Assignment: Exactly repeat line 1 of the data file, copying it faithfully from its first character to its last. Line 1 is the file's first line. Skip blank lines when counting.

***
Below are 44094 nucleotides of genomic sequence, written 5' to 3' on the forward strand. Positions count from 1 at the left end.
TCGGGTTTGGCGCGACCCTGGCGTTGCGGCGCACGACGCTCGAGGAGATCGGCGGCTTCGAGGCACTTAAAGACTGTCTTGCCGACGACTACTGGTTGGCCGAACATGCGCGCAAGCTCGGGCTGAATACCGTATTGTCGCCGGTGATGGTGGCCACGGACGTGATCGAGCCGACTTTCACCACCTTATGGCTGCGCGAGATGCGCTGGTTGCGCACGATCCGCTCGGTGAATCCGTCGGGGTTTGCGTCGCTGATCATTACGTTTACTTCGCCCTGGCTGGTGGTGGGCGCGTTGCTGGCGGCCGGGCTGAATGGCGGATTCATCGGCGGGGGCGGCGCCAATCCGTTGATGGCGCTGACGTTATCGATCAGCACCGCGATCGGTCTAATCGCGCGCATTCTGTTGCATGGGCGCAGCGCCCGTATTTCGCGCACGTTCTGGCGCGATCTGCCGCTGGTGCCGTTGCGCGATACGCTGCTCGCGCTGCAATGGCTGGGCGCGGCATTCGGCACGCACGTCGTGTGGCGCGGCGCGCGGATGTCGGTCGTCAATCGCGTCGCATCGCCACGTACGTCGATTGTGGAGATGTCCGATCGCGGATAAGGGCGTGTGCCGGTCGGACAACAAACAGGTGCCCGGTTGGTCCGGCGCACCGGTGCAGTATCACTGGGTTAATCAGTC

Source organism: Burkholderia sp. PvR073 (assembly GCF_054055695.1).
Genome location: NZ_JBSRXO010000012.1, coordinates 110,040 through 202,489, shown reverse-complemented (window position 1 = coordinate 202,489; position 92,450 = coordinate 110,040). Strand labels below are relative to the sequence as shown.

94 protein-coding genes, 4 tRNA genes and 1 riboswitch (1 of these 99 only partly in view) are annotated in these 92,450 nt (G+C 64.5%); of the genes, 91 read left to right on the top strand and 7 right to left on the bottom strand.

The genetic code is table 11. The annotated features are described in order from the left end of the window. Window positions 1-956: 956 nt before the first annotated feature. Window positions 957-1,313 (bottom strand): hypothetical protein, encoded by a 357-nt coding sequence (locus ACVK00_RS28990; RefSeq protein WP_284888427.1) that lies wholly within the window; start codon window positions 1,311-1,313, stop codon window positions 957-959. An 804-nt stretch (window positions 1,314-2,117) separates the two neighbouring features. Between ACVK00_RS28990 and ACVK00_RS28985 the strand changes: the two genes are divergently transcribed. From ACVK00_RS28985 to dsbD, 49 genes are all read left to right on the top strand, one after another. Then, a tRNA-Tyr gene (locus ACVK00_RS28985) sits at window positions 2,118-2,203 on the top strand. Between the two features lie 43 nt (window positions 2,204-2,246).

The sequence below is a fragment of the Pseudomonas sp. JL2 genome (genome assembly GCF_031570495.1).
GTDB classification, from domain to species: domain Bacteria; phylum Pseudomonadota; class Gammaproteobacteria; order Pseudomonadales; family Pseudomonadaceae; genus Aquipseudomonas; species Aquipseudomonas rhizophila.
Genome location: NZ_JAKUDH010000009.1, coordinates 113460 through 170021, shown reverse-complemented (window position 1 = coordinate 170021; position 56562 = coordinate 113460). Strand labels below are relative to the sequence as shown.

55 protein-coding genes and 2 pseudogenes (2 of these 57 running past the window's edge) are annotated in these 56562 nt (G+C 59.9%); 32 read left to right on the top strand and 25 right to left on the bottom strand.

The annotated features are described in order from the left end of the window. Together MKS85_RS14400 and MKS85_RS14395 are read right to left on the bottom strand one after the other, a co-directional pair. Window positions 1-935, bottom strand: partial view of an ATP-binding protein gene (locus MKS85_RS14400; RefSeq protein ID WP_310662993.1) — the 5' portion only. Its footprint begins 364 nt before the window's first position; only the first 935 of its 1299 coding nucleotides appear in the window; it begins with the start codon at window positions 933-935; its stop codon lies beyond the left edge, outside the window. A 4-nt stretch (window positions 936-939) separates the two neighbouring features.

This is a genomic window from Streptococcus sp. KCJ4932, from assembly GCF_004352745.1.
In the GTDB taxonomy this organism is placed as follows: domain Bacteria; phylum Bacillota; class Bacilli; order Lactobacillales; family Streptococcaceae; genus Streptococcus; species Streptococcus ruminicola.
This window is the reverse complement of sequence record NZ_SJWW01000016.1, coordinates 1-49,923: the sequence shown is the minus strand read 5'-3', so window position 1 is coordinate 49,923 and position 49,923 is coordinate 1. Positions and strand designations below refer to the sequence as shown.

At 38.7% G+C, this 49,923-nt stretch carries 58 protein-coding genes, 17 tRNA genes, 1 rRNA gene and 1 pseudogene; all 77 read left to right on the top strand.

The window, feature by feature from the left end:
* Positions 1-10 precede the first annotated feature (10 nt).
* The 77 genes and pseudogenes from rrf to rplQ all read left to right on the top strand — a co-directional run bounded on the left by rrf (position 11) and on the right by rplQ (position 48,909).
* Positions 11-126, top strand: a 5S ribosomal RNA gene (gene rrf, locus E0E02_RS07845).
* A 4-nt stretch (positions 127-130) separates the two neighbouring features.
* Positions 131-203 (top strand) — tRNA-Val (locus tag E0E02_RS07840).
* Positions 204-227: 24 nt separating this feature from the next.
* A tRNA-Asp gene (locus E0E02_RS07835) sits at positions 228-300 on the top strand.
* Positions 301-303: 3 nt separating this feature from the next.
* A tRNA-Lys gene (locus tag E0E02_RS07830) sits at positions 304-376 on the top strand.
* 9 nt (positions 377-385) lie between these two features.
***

Below are 44094 nucleotides of genomic sequence, written 5' to 3' on the forward strand. Positions count from 1 at the left end.